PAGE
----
If you have booked an ATOL-protected package holiday, cancelling it would leave you without any rights to a refund and you could lose any money you have paid out.
It is best to wait to see what the Government says on April 12.
Should I book a summer holiday?
A: Things will hopefully be much clearer after April 12 — that’s just three weeks away. If you want to book a trip, protect yourself by booking an ATOL-protected package holiday with an established tour operator.
Check for flexible Covid policies and low deposits and always pay by credit card.
Take out a comprehensive travel insurance policy as soon as you book and again, check the small print for flexible Covid cover.
What about influencers?
A: There was an outcry over the Christmas holidays as a host of social media influencers were seen relaxing by hotel pools in Dubai.
Although the Government exempts those who need to travel for work from the international travel ban it will be difficult for the Love Island stars and their pals to justify the need to travel to another country to do their job.
Many will say they can just as easily influence from the beaches of Brighton and Blackpool.
Filling in the Declaration of Travel form will require solid proof they cannot do their job here in the UK.
Can I visit my holiday home abroad?
A: Right now, travel is banned and even after Monday, when the Stay at Home order ends, the new law the Government is looking to pass will mean holidays are not allowed until May 17 at the earliest.
But if you can prove there is an urgent, pressing need to visit your holiday home and you have evidence to support your claim you could potentially have a valid reason to travel.
It is worth bearing in mind you will still have to show a negative coronavirus test when you come back into the UK, then fill in a passenger locator form and isolate.
Travelling back from a country on the red list will require you to spend 11 nights in hotel quarantine at a cost of £1,750.
From other countries, you must to self-isolate at home for ten days as well as take tests on day two and eight, again at your own expense.
By Jacob Lewis
THE travel industry has reacted with despair as foreign holiday bookings “fell to almost zero” following comments by politicians and scientists at the weekend.
Reservations for overseas breaks ground to a halt after a one-two punch from Whitehall and the scientific community that hit an industry already on its knees.
On Saturday Dr Mike Tildesley, whose research feeds into Sage, said that overseas holidays this summer were “extremely” unlikely, swiftly followed on Sunday by Defence Secretary Ben Wallace’s advice that booking a holiday was “premature” and “potentially risky”.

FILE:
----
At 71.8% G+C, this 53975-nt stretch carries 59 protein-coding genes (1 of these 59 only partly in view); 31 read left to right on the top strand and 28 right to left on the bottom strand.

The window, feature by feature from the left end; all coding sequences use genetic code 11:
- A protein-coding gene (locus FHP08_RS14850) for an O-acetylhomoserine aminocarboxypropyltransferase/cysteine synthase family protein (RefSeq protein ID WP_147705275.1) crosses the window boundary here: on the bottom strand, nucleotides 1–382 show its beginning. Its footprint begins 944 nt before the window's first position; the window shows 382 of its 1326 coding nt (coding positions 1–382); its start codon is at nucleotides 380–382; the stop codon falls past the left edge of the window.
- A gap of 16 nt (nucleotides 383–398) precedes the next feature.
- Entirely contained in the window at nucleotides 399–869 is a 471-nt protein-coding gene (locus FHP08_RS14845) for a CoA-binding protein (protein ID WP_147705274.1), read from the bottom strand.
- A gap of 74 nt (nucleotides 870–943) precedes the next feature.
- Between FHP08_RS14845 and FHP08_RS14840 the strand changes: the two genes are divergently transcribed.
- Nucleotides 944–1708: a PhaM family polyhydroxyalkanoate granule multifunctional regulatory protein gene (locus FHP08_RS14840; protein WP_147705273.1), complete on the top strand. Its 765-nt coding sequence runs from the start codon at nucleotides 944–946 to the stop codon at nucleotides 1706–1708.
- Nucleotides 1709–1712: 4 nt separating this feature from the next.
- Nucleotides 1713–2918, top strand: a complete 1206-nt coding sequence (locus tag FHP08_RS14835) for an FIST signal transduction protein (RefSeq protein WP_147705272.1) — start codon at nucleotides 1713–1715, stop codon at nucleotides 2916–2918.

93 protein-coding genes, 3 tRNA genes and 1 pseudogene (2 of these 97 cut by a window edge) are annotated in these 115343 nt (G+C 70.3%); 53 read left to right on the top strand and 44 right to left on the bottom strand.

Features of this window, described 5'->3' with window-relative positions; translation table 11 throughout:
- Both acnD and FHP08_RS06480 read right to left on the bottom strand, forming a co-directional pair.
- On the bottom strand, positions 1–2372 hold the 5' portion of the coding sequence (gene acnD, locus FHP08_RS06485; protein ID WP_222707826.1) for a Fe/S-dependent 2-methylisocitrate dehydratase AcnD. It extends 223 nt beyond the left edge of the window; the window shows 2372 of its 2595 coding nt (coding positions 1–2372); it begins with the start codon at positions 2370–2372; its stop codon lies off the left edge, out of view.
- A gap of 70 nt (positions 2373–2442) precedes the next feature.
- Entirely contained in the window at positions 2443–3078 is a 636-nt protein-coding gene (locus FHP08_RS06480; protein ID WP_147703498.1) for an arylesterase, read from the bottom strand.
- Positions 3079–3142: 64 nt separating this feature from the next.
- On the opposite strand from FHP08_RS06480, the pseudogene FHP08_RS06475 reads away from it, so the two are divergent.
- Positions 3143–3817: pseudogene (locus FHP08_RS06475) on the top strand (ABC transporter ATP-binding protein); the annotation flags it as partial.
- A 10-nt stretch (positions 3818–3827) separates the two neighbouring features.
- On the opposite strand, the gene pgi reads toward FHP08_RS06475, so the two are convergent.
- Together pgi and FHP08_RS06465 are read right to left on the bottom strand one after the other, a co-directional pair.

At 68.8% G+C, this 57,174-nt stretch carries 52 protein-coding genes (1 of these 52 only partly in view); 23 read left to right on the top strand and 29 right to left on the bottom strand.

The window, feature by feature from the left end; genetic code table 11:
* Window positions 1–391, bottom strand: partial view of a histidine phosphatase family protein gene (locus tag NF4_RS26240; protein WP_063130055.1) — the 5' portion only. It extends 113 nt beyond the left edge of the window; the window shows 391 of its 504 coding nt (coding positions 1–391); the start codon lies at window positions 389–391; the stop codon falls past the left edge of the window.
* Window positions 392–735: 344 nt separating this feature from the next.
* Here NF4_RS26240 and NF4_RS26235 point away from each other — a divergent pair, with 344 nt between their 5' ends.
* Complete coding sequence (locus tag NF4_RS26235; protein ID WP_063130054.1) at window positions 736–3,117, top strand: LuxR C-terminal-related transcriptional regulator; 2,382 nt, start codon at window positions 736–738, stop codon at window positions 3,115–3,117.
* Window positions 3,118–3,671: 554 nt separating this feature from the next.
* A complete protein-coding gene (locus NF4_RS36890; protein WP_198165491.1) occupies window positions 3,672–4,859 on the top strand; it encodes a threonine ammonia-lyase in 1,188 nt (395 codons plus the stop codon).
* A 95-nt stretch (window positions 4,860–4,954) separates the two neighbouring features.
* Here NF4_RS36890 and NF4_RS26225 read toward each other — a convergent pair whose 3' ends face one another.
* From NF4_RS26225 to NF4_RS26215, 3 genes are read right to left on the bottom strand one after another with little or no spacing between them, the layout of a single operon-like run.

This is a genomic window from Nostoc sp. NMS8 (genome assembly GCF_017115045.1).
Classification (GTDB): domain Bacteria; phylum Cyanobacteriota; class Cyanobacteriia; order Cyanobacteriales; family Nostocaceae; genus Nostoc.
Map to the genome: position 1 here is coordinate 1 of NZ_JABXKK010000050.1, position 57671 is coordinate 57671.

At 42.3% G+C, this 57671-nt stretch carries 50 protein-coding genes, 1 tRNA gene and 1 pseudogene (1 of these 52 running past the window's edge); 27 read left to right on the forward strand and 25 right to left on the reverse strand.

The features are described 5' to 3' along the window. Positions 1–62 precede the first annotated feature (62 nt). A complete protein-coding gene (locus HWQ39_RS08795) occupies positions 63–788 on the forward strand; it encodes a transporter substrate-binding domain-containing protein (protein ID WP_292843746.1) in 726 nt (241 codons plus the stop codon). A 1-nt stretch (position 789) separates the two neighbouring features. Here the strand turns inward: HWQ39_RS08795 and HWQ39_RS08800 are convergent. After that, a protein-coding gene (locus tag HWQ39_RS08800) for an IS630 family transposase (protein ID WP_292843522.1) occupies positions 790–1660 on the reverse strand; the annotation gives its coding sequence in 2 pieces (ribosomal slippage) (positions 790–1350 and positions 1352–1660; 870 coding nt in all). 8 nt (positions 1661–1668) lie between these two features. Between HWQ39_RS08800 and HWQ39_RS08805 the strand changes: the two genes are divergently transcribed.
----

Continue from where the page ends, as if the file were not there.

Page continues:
In a letter to Dr Tildesley, The Association of Independent Tour Operators (AITO) said that “reservations fell to almost zero as a direct result of your comments”.
The industry body has slammed politicians and pundits for “all jumping the gun” in dishing out advice before April 12, when the Government’s Global Task Force will assess the situation fully.
AITO chairman Chris Rowles said: “All we ask is for some common sense to be used”.
He added: “We’ve fought now for 13 months, without respite, to keep our heads above water, refunding our clients often from our own pockets, without any sector-specific support, despite the Government’s Office of National Statistics declaring travel to be the worst-affected sector of all.”
Bookings have also been hit by confusion over the meaning of a law announced on Monday which will ban overseas travel until the end of June.
Industry bodies have been left to explain this does not mean a definite travel ban before that date but that it is a legal convenience and can be removed at any time.
Julia Lo Bue-Said, chief executive officer of The Advantage Travel Partnership, said news of an extension of the international travel ban has led to “scaremongering and confusion for consumers”.
She added: “This has created further anxiety for the travel industry.”
Seeking to reassure holidaymakers who have booked a getaway from May 17, Airlines UK said: “Nothing has changed with this legislation.”
Tour operator TUI has extended its free changes policy to the end of June to offer extra “reassurance”. This means customers can change their booking to a later date fee-free.
Steve Heapy, CEO of Jet2.com and Jet2holidays, said he welcomed government efforts in “continuing to show a clear ambition to reopen international travel”.
And Skyscanner said: “Hopes are not dashed just yet for international travel this summer.”